Thompson is not challenging the scientific rationale behind TRW's expert's conclusions but rather whether any specific testing was performed. TRW argues that it designed the AECM/algorithm to Chrysler's specifications, and indeed Rochette and Pearson testified that while testing against innumerable cocantenated events was within the realm of possibility, it is not efficient. See Doc. 188-1. Thompson is free to explore any supposed factual disparities regarding concatenated-event testing at trial, and the Court will consider whether the testimony should be properly limited at that time based upon any objections then made. A Daubert motion, however, this is not, and Thompson's request is denied.

I. Defendant TRW's Omnibus Motion in Limine (Doc. 185)

TRW has also filed its own motion in limine, pinpointing 35 evidentiary issues for which it seeks a pretrial ruling. Doc. 185. These requests largely overlap the topics addressed by Thompson's own motions. Nevertheless, for the sake of completeness and simplicity, the Court considers each of these requests individually.

1. Customer Complaints re: any TRW Product

TRW asks the Court to exclude "any evidence, testimony, or argument regarding complaints made by customers concerning any TRW product" as inadmissible hearsay, and-to the extent they involve other products than the airbag system-irrelevant. Doc. 185 at 2. TRW promises to offer "additional trial briefing on this limine point, but the Court has not found any. Thompson opposes the request by referring back to her arguments on Chrysler's CAIR reports. Doc. 204 at 2. Again the Court finds that the argument on these customer complaints is insufficiently developed to permit this Court to make an admissibility determination at this time. Accordingly, the motion is denied.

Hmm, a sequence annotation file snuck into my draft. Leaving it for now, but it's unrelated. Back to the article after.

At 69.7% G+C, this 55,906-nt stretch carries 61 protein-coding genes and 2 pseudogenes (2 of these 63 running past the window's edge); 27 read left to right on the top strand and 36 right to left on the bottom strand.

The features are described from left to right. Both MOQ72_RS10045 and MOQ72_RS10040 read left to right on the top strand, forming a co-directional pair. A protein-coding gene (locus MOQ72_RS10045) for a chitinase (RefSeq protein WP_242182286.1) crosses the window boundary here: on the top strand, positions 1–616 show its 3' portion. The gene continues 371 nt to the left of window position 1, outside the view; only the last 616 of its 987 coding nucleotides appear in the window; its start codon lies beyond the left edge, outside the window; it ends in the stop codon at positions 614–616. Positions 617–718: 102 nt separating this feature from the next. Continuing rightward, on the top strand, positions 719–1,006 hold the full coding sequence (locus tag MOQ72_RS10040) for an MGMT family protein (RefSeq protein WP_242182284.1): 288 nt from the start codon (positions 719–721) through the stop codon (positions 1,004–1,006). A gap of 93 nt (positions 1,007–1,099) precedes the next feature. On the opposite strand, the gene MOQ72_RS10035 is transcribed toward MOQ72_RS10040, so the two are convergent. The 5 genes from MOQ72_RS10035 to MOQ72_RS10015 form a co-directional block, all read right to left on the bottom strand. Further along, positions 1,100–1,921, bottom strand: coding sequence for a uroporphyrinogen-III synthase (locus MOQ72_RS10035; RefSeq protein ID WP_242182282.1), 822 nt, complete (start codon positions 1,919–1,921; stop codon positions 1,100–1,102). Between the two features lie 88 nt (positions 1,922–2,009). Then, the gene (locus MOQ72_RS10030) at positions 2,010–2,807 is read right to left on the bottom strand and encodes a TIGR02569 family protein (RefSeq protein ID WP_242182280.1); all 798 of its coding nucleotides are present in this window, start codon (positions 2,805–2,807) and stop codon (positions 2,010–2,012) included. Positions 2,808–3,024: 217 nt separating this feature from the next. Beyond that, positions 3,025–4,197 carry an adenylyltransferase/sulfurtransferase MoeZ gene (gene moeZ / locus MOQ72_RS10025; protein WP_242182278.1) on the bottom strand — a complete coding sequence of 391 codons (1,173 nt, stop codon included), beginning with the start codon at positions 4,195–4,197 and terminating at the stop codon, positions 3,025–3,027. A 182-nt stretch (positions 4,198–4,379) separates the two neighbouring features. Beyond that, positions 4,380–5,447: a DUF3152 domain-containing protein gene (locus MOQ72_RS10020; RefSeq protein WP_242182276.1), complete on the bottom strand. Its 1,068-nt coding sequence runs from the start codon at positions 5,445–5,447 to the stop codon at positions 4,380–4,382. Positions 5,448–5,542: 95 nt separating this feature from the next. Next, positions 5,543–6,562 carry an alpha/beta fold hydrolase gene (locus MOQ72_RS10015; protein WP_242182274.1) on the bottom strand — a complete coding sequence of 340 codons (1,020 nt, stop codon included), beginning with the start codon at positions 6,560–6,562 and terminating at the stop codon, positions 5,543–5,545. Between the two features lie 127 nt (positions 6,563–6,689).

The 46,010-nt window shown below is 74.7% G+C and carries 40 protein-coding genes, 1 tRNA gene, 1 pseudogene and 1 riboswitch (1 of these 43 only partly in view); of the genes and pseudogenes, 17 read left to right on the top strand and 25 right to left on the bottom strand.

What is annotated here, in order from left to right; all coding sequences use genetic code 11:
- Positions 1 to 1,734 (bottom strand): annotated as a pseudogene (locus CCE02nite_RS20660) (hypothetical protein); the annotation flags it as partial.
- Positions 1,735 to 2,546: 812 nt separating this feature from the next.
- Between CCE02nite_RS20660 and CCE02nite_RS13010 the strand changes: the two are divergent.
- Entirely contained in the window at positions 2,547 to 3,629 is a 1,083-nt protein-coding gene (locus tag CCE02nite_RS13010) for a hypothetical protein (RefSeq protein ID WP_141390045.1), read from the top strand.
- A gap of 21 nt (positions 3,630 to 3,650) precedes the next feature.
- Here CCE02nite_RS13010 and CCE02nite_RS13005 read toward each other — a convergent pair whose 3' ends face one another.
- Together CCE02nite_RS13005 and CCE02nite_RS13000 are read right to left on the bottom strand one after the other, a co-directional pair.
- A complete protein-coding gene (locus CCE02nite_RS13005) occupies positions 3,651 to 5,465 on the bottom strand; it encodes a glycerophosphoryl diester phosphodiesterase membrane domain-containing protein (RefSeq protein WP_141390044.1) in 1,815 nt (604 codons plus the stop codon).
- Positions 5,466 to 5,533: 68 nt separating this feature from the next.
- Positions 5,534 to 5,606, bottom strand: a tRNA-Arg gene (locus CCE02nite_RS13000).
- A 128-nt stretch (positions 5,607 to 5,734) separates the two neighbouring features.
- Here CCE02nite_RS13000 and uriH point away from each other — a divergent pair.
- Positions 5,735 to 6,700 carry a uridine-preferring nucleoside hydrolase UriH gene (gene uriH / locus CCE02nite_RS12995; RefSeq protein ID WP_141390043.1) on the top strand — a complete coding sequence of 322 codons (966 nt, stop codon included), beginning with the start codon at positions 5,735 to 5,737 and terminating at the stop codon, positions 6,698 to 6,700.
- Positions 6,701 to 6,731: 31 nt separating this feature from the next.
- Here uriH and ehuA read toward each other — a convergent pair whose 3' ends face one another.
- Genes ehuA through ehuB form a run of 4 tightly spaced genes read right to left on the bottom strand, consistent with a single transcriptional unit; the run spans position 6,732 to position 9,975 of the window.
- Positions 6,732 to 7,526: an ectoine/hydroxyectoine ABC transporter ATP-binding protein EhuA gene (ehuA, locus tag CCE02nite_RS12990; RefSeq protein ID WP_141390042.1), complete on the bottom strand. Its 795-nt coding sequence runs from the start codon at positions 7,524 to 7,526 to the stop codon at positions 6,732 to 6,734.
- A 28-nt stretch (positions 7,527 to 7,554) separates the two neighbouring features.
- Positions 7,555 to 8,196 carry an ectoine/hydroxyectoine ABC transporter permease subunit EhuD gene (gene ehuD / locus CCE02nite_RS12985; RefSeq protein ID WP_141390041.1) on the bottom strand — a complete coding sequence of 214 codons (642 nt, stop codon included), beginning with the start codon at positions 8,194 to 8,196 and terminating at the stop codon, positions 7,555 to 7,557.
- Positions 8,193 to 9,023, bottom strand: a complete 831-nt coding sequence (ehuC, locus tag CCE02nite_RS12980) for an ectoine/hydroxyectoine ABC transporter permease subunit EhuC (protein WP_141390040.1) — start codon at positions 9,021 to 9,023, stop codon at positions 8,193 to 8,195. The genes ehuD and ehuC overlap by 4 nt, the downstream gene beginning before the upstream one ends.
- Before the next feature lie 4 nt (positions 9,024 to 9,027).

2. Other Allegedly Similar Incidents

TRW next asks to exclude "any evidence, testimony, or argument regarding allegedly similar incidents unless Plaintiff first establishes the evidentiary foundations of relevance and substantial similarity." Doc. 185 at 2. TRW does little to explain what evidence, specifically, it anticipates, except to provide as a single example Plaintiff's expert Chris Caruso's description of "the number of people reportedly killed in crashes into various poles" while admitting he "has no idea" about the details of those crashes. Id. at 2-3. TRW again predicts that it will provide additional briefing on this point, but the Court has not found any. Id. at 3. The motion in limine is premature, as TRW's motion depends on the laying of an adequate evidentiary foundation at trial, and the Court lacks sufficient information about the other incident evidence to determine admissibility on a categorywide basis at this time. Accordingly, TRW's motion in this regard is denied.

3. Vehicle Ratings

TRW next seeks to exclude "any evidence, testimony, or argument regarding vehicle ratings" as they apply only to vehicles as a whole, not individual components like the AECM, and Plaintiff's expert Caruso admits that vehicle crash ratings are not directly relevant here. Doc. 185 at 3. TRW argues that the ratings are hearsay and would only confuse the issues, mislead the jury, and result in unfair prejudice. Id. Thompson does not deny that her own expert admits the ratings are not relevant and argues instead that TRW should not be permitted to avoid responsibility for the vehicle's crashworthiness when it designed the crash sensor. Doc. 204 at 7. As the relevancy of the entire vehicle's crash rating does not appear to be relevant, and any marginal relevancy that the rating may have risks jury confusion, the Court grants the motion in this regard and excludes evidence of the Dodge Neon's crash rating under FRE 401, 402, and 403.

4. Preclude NHTSA Recalls